White Americans will never be free of racism until they take that first step in recognizing that Black Lives Matter. It's not about saying that Black lives matter more than any other lives, or that other lives matter just as much. It's about saying that finally, White America recognizes that it did not accept and treat Blacks as if their lives mattered to them. It's about saying that "Yeah, I get it. People who are oppressed and discriminated against by other people feel as if their lives do not matter. White people have oppressed and discriminated against Black people." It's only one step, but it's a crucial one.

Black Lives Matter.

Monday, June 29, 2020


There's a saying that disasters bring out the best in people. That's been true in Minnesota at times (not always), and I'd hazard a guess that you could probably think of times in your lives when it was true, also. The US is currently enduring a political disaster, a disaster for democracy, and although I never thought Donald Trump was qualified to be president, he's turned out to be even worse than I ever imagined. He is a disaster of a president.

Having said that, there seems to be a movement within the Republican Party that has been taking advantage of Trump the demagogue in order to consolidate the party's power. Beginning with Ronald Reagan, the GOP has sought to establish a permanent majority in federal and state governments. A permanent majority means that opposition and dissent are not tolerated, and there is only one political party. A permanent majority means a dictatorship. What kind of dictatorship would depend, I suppose, on the people in office at the time they achieved their goal. Newt Gingrich, during his time as Speaker of the House of Representatives, helped the process along by destroying the processes and attitudes in government that allowed for consensus building and good governance as well as civil discourse. All Gingrich cared about was winning and power. He helped to set the stage for what America has today in Washington, D.C. as well as in states with majority GOP legislatures and governorships.

On Tyranny

Here we are, June 29, 2020, 40 years after Reagan was elected president, and we have another GOP president who is now following the script for establishing fascism almost to the letter.

I've also been working on a novel set in America in 2050 and it is a fascist America. In an effort to review what a fascist society is like, I turned to an expert, Timothy Snyder, Levin Professor of History at Yale University. Snyder has written extensively about fascism, totalitarianism, and oppressive regimes and what makes them tick. I've been reading his deceptively short book, On Tyranny, to familiarize myself with the methods of fascist oppression as well as how people can resist them.


The subtitle of the book is "Twenty Lessons from the Twentieth Century." Snyder utilizes history of the last century for his examples illustrating his ideas, and they include Stalinist Russia, Nazi Germany, and Mussolini's Italy. He doesn't include Putin's Russia, but Putin has been leading Russia back to totalitarianism.

If you think this means heavy reading and boring reading, you'd be wrong. Snyder has a clear, precise prose style with a voice that is like reading along while someone is speaking. He published this book in 2017, and he discusses Trump's presidential campaign and how it fits into the steps to tyranny as well as the Trump administration's actions since the inauguration. In addition, and importantly, Snyder writes about what people can do to resist tyranny before it is established.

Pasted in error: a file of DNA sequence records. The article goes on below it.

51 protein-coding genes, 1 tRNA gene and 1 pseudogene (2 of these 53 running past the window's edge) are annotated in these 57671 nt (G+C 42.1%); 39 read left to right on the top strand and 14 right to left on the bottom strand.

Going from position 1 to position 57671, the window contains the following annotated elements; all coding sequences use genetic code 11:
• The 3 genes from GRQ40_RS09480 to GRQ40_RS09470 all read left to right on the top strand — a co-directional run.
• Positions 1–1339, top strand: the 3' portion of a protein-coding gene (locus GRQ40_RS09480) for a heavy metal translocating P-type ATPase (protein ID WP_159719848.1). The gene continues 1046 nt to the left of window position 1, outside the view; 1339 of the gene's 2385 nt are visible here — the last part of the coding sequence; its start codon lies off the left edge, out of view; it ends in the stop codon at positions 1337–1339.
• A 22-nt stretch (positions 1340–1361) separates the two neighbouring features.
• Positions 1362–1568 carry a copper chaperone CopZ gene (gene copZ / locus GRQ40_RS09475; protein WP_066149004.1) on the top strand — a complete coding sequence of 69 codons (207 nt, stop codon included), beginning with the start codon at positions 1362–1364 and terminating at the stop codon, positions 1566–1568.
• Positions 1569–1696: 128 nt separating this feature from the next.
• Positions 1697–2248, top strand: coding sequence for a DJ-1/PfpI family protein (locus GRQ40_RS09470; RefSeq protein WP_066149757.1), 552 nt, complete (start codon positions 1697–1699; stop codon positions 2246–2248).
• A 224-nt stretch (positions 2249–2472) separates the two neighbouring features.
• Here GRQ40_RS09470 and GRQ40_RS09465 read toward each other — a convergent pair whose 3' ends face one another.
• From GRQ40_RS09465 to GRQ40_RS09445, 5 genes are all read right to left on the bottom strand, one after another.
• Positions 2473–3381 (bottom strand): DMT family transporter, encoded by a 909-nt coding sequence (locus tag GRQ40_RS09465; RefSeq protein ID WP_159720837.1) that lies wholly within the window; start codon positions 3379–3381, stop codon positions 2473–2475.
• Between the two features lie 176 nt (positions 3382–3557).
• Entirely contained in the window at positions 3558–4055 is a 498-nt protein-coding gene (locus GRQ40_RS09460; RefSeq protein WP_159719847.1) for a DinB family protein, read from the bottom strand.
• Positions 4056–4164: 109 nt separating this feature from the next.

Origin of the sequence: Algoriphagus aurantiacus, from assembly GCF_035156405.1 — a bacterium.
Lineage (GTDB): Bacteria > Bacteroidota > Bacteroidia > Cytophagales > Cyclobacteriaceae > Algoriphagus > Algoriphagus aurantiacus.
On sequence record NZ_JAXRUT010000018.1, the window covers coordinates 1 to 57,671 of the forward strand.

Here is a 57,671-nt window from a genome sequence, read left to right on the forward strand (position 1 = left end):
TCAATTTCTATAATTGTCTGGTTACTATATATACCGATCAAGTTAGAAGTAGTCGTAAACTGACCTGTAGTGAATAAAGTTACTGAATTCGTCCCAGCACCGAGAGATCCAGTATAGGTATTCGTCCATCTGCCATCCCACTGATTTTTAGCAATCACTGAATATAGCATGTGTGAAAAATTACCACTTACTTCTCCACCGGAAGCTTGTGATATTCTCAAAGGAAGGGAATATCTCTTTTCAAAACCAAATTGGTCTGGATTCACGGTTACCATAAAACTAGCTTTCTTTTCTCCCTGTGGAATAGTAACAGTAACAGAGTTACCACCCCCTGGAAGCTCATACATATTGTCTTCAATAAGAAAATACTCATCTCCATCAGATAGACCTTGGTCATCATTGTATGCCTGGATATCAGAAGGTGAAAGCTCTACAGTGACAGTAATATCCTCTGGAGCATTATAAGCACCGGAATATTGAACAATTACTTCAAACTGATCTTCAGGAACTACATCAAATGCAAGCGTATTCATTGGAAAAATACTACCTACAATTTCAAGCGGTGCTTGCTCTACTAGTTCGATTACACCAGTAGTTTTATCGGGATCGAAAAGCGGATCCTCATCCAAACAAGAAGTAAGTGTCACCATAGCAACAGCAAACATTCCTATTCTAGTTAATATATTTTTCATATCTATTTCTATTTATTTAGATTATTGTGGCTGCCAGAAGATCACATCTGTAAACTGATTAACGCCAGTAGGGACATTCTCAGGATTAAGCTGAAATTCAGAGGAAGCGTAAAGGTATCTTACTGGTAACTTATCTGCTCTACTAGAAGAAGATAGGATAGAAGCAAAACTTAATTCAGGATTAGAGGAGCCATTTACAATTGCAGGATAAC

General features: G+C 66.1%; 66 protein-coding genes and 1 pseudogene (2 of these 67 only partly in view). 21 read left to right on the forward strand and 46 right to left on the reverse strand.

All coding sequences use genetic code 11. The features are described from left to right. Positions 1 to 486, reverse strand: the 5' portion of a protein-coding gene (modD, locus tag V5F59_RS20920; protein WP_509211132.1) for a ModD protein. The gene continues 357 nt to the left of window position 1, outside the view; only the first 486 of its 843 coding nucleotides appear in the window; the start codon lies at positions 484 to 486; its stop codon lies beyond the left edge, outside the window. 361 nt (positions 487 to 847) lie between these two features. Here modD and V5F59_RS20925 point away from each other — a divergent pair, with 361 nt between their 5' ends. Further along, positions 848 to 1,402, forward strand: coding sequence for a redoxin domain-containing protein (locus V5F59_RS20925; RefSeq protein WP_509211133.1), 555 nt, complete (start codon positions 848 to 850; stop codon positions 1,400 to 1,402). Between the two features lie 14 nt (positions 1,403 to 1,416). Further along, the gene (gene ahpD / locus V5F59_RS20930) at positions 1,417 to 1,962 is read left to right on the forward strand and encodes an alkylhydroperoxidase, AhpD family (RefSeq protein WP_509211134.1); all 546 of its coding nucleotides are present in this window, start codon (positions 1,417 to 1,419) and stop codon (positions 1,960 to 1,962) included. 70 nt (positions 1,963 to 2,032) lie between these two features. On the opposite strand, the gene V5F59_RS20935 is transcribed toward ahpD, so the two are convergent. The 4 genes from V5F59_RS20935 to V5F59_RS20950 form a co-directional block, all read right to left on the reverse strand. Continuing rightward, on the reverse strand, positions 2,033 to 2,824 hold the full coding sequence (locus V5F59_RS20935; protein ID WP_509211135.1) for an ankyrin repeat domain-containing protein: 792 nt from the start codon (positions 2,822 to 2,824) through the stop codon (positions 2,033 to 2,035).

Table of Contents: On Tyranny

 As I've been reading Snyder's book, I've been thinking primarily about my novel and what I want American society to look like in 2050 in that novel. But I've also been thinking about everything that the Trump Administration as well as Trump himself have been doing in the last 3.5 years and how closely they've been following the fascism playbook. It's been scary. But I suspect that Trump has not been dreaming it all up on his own. I really don't think he has the political intelligence. I think he's had the same help he had in 2016.

While the media hasn't been paying all that much attention to the Trump-Putin relationship, I think it is a student-teacher relationship. Trump admires Putin -- he's made no secret of that. He has done the extraordinary action of meeting with Putin without any witnesses which is unheard of for a president to do. So no one knows what they talked about. That alone makes me wonder, but I think there are other things that should make everyone wonder and want to know about their "special" relationship. I think there needs to be an investigation into their relationship. Is it based in Trump's business dealings in Russia?

Snyder doesn't write much about Putin, but he does write about Trump's campaign and the role the Russians played, helping him get elected. It would not surprise me if he'd asked Putin a long time ago to help him this year, too. Working with a foreign power to undermine the American election process would definitely meet the definition of treason, I think.

One thing that Snyder doesn't mention, at least not as far as I've gotten in his book, is how Trump projects onto others what he's been doing or what he's done. So when he calls someone a liar, it's because Trump's lying. When he says someone's committed treason, chances are it's because Trump himself has done so. Watch what he says. It's very revealing, and certainly not in the way he would want.

I encourage everyone to read Timothy Snyder's On Tyranny as soon as they can get their hands on a copy. It's not expensive -- $5 or $6 at Amazon. Think about America and American democracy. Your future living in a free society could depend on it.